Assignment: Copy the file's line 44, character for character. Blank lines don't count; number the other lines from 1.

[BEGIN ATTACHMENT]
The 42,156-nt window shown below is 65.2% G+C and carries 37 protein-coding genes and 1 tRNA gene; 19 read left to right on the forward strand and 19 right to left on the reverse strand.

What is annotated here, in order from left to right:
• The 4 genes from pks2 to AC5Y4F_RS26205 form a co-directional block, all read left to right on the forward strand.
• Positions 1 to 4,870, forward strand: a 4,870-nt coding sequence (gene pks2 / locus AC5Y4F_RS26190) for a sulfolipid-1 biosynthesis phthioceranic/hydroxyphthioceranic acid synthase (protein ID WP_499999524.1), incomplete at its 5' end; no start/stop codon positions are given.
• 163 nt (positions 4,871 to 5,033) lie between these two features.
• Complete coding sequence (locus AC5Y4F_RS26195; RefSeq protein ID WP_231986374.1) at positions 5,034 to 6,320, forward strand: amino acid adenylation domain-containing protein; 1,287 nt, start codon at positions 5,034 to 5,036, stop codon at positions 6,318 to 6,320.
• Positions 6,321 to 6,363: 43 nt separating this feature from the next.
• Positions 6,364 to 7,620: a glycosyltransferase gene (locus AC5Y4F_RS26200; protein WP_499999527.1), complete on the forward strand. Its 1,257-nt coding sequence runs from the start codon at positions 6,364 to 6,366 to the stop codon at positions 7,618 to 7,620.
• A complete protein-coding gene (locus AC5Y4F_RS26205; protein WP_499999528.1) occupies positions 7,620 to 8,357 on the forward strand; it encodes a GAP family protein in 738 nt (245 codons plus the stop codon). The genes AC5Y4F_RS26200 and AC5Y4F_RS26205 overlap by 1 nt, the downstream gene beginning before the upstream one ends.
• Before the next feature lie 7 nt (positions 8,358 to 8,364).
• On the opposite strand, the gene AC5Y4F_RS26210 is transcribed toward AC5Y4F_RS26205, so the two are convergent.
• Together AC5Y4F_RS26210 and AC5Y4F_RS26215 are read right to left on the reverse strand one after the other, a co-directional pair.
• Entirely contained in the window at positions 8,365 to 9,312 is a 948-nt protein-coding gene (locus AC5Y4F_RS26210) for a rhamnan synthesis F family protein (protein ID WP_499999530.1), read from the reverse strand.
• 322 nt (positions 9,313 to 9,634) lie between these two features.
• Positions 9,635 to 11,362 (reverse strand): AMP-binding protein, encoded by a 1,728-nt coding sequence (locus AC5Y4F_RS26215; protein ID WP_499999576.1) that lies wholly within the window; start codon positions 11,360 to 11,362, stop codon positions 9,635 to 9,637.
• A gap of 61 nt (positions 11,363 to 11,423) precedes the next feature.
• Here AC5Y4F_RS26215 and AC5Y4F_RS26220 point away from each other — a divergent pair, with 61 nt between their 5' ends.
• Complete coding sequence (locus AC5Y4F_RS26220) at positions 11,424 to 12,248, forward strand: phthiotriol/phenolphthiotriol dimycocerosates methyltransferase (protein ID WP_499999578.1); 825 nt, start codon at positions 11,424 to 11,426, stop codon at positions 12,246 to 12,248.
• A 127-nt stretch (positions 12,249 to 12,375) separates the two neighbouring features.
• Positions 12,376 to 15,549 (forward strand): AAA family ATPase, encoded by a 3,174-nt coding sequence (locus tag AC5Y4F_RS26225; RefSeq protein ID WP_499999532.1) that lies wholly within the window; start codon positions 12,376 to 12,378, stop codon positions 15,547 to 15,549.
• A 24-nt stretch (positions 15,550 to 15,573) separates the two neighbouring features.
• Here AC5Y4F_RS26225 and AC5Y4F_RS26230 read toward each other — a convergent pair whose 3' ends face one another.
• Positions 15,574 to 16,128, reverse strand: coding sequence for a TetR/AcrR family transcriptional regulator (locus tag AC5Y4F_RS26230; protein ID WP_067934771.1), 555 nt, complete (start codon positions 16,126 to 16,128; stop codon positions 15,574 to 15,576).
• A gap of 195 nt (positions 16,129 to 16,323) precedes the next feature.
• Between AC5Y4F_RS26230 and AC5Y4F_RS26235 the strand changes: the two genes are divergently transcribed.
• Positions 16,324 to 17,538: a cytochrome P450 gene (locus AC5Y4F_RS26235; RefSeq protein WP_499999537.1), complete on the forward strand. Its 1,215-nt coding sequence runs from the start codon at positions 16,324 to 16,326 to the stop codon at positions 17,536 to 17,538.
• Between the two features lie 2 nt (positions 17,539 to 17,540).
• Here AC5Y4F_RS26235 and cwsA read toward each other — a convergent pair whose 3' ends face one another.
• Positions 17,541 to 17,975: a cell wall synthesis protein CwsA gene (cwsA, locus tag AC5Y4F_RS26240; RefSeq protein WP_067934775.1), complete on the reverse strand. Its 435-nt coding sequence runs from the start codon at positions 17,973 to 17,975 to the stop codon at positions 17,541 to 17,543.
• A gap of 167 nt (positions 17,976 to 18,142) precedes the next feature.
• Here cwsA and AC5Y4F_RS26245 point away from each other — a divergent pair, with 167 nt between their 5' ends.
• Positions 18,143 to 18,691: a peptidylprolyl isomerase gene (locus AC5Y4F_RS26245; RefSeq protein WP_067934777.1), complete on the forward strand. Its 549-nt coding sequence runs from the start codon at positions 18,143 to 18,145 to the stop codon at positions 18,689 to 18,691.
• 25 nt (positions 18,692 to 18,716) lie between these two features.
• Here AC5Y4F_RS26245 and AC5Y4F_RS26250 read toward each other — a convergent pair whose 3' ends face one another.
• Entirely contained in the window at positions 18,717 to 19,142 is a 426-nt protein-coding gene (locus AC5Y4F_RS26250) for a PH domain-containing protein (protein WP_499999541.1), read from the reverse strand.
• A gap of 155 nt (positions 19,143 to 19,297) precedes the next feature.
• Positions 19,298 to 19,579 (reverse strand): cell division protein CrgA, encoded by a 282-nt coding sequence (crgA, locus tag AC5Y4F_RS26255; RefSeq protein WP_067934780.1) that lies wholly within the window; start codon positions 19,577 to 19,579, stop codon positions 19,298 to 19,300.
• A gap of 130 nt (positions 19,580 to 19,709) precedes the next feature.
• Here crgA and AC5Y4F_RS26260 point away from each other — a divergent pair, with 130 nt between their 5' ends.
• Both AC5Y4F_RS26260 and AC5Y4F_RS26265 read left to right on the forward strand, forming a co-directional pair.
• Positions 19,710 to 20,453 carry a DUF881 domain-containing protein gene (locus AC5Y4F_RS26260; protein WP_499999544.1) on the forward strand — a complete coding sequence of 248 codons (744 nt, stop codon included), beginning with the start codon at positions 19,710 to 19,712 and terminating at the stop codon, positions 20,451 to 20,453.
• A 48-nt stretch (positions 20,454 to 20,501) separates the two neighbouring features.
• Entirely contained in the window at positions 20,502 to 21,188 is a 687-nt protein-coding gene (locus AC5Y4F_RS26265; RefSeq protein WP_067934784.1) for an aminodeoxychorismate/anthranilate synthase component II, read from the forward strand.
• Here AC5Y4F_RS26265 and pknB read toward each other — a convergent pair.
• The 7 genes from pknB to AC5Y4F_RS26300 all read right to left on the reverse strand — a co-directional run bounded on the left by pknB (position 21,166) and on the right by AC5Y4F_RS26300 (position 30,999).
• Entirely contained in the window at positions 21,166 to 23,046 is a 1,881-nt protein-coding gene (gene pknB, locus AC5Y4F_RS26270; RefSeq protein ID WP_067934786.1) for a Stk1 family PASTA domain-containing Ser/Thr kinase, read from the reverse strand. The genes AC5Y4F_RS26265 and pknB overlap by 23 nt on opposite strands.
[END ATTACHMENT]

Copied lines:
• Here AC5Y4F_RS26265 and pknB read toward each other — a convergent pair.